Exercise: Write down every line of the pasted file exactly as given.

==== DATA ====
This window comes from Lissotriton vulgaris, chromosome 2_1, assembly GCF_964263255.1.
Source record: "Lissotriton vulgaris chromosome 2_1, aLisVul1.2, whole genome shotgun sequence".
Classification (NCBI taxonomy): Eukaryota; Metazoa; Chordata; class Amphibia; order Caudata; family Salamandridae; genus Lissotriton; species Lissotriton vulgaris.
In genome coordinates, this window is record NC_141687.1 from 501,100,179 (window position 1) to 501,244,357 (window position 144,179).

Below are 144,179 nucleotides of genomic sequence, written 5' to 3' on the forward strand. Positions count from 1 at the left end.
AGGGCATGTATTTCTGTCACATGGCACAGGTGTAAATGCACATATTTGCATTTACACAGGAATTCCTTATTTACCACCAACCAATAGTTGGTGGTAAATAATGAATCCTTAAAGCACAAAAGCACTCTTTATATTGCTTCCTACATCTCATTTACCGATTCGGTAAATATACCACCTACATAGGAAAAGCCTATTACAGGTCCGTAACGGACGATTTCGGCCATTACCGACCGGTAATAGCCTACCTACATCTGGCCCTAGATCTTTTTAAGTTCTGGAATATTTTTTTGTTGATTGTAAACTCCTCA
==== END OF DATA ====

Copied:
This window comes from Lissotriton vulgaris, chromosome 2_1, assembly GCF_964263255.1.
Source record: "Lissotriton vulgaris chromosome 2_1, aLisVul1.2, whole genome shotgun sequence".
Classification (NCBI taxonomy): Eukaryota; Metazoa; Chordata; class Amphibia; order Caudata; family Salamandridae; genus Lissotriton; species Lissotriton vulgaris.
In genome coordinates, this window is record NC_141687.1 from 501,100,179 (window position 1) to 501,244,357 (window position 144,179).

Below are 144,179 nucleotides of genomic sequence, written 5' to 3' on the forward strand. Positions count from 1 at the left end.
AGGGCATGTATTTCTGTCACATGGCACAGGTGTAAATGCACATATTTGCATTTACACAGGAATTCCTTATTTACCACCAACCAATAGTTGGTGGTAAATAATGAATCCTTAAAGCACAAAAGCACTCTTTATATTGCTTCCTACATCTCATTTACCGATTCGGTAAATATACCACCTACATAGGAAAAGCCTATTACAGGTCCGTAACGGACGATTTCGGCCATTACCGACCGGTAATAGCCTACCTACATCTGGCCCTAGATCTTTTTAAGTTCTGGAATATTTTTTTGTTGATTGTAAACTCCTCA